A Brooklyn-based design firm has built a low-cost shelter, using 100 discarded shipping pallets, ideal for refugee camps.
Now, Brooklyn-based firm I-Beam is taking the concept of reuse a bit further. Made from repurposed shipping pallets, these 250-square-foot shelters are a superb solution for emergency or aid situations. Supplies, including food and medicine, can be shipped to locations using wood pallets which can then be repurposed into homes.
Assembly of the shelters takes less than a week with a five-person team and requires only basic hand tools. Various materials, such as tarps or corrugated roofing can be used as temporary barriers until more permanent and locally sourced options are available to thoroughly cover the walls. According to I-Beam, 84 percent of the world's refugees could be housed with just a year's worth of recycled pallets from the United States.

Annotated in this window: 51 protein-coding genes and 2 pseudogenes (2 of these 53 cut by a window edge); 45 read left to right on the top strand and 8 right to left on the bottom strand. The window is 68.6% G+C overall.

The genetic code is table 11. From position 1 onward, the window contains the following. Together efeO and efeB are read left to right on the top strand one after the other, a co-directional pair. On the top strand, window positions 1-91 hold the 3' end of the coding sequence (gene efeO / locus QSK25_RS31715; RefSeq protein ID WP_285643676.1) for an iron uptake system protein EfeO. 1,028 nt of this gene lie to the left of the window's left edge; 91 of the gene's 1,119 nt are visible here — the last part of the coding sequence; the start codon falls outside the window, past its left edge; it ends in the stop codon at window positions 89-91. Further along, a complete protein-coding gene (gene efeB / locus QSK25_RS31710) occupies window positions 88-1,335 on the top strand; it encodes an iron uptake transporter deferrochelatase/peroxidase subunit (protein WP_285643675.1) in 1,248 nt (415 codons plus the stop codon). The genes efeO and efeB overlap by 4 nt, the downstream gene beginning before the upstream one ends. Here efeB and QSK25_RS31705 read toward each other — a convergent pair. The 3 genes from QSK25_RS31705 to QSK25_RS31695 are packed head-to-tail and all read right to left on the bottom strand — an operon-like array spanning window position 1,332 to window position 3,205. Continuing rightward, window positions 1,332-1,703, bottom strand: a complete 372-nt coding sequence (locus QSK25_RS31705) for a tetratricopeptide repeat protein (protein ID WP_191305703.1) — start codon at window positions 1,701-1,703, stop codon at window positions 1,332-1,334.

In addition to an aesthetic appeal, more importantly these shelters are much sturdier and more permanent than the tent and tarp structures most commonly used in refugee camps. On average displaced individuals will live at a refugee camp for seven years, so long term living solutions are much needed.
I-Beam has built prototypes across the US and Europe. They are currently working on housing for camps in Haiti and Pakistan. These homes are also a great solution for anyone looking to downsize to a "tiny house" or possibly as a long-term solution for Occupy Wall Street camps.